The dispute arose in relation to an opportunity to invest in residential properties in Berlin (“the German Opportunity”). Over a period of several months, D1 engaged with Cullen and Mr Watson with a view to persuading them to commit to making an equity investment in the German Opportunity. Although there was some discussion of terms, at no point did Cullen commit to making an investment. As discussions regarding the prospect of Cullen making an equity investment petered out, it was left that D1 would nonetheless seek to involve KIL in the German Opportunity as a provider of management services. D1 then proceeded to invest in the German Opportunity in a personal capacity, and subsequently promised to D2 that he would give D2 a share of any profits that he, D1, might make out of the German Opportunity. Neither D1’s personal interest in the German Opportunity, nor the promise of a profit share for D2 were disclosed to Cullen or authorised by KIL.

Cullen subsequently discovered that D1 had taken a personal interest in the German Opportunity and brought proceedings in its own capacity against D1 for breach of the shareholders’ agreement and by way of a derivative claim against D1 and D2 for breaches of their directors’ duties. D1 and D2 also faced claims for conspiracy by unlawful means.

The key issue was whether Cullen’s refusal to commit to making an equity investment in the German Opportunity, having been offered the chance to do so by D1, meant that, for the purposes of the shareholders’ agreement, KIL could be said to have declined the opportunity to participate in the German Opportunity. Barling J held that it did not; on the contrary, the upshot of the various communications between D1 and Cullen was that it was accepted that KIL would participate in the German Opportunity, albeit only as a provider of services.  In those circumstances, and notwithstanding that Cullen had failed to commit to making an equity investment, D1 was not free to pursue the German Opportunity himself, and by secretly doing so he had breached the shareholders’ agreement and the duties that he owed KIL as a director.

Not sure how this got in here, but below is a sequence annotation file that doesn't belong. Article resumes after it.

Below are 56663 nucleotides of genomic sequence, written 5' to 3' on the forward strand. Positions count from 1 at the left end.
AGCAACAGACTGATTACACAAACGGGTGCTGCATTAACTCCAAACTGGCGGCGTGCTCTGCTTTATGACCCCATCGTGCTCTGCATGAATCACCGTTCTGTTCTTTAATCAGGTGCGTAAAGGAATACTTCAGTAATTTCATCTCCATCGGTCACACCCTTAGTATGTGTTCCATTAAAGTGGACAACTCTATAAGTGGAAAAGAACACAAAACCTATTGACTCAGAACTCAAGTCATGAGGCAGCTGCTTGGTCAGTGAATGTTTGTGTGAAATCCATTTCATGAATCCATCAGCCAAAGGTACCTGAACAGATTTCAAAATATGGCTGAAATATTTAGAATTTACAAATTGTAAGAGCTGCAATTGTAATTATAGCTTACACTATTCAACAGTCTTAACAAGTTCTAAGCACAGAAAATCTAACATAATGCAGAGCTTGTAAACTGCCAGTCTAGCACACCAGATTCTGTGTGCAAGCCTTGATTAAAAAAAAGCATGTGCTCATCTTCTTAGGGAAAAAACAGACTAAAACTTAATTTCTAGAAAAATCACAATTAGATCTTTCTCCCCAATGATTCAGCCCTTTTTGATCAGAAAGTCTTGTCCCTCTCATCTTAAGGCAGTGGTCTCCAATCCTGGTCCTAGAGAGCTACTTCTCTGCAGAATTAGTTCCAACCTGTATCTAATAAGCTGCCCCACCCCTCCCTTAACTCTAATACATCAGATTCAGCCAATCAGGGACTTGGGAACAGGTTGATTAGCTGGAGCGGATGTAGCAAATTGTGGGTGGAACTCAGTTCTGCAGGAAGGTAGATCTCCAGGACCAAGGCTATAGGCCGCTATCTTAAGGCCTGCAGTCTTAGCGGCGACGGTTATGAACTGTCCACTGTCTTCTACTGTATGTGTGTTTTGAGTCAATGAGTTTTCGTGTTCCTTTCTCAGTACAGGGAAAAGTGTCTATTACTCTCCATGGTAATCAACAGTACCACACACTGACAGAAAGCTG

D2, on the other hand, was not a party to the shareholders’ agreement and was only found liable on the grounds of his failure to obtain separate authorisation for the interest that he had in the German Opportunity by virtue of D1’s promise to give him a share of any profits. The main thrust of the case against D2, to the effect that he had dishonestly conspired with D1 to divert the German Opportunity away from KIL and Cullen, was dismissed. It was found that D2 had been told by D1, and genuinely believed, that Cullen had consented to D1 taking a personal interest in the German Opportunity, and that D2 had not been consciously party to any attempt to conceal D1’s involvement in the German Opportunity.